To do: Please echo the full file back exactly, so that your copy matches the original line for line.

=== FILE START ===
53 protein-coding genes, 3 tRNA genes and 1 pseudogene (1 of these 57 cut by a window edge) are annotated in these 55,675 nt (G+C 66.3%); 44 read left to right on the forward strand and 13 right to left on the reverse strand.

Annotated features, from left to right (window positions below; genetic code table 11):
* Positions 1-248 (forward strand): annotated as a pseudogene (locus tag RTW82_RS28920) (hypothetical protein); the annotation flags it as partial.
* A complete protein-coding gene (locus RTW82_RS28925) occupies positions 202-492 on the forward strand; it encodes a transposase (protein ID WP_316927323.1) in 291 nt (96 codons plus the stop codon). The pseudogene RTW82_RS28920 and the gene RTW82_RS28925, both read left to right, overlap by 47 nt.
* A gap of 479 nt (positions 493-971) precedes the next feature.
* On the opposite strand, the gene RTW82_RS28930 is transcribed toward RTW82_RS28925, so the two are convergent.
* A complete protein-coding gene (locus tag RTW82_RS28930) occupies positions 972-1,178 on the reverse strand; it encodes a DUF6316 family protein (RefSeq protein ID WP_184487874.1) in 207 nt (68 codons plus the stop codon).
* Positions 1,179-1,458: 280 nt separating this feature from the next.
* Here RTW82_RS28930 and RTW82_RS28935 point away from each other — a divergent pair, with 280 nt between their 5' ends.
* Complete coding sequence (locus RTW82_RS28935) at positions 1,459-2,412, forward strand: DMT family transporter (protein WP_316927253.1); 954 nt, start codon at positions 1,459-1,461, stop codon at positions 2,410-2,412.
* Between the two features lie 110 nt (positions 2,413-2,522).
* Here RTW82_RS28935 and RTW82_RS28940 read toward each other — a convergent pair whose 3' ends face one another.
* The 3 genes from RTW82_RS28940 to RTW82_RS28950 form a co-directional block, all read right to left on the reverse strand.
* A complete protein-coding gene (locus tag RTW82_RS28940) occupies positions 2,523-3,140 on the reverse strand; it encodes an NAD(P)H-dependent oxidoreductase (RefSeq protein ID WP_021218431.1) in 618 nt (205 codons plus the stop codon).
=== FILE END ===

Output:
53 protein-coding genes, 3 tRNA genes and 1 pseudogene (1 of these 57 cut by a window edge) are annotated in these 55,675 nt (G+C 66.3%); 44 read left to right on the forward strand and 13 right to left on the reverse strand.

Annotated features, from left to right (window positions below; genetic code table 11):
* Positions 1-248 (forward strand): annotated as a pseudogene (locus tag RTW82_RS28920) (hypothetical protein); the annotation flags it as partial.
* A complete protein-coding gene (locus RTW82_RS28925) occupies positions 202-492 on the forward strand; it encodes a transposase (protein ID WP_316927323.1) in 291 nt (96 codons plus the stop codon). The pseudogene RTW82_RS28920 and the gene RTW82_RS28925, both read left to right, overlap by 47 nt.
* A gap of 479 nt (positions 493-971) precedes the next feature.
* On the opposite strand, the gene RTW82_RS28930 is transcribed toward RTW82_RS28925, so the two are convergent.
* A complete protein-coding gene (locus tag RTW82_RS28930) occupies positions 972-1,178 on the reverse strand; it encodes a DUF6316 family protein (RefSeq protein ID WP_184487874.1) in 207 nt (68 codons plus the stop codon).
* Positions 1,179-1,458: 280 nt separating this feature from the next.
* Here RTW82_RS28930 and RTW82_RS28935 point away from each other — a divergent pair, with 280 nt between their 5' ends.
* Complete coding sequence (locus RTW82_RS28935) at positions 1,459-2,412, forward strand: DMT family transporter (protein WP_316927253.1); 954 nt, start codon at positions 1,459-1,461, stop codon at positions 2,410-2,412.
* Between the two features lie 110 nt (positions 2,413-2,522).
* Here RTW82_RS28935 and RTW82_RS28940 read toward each other — a convergent pair whose 3' ends face one another.
* The 3 genes from RTW82_RS28940 to RTW82_RS28950 form a co-directional block, all read right to left on the reverse strand.
* A complete protein-coding gene (locus tag RTW82_RS28940) occupies positions 2,523-3,140 on the reverse strand; it encodes an NAD(P)H-dependent oxidoreductase (RefSeq protein ID WP_021218431.1) in 618 nt (205 codons plus the stop codon).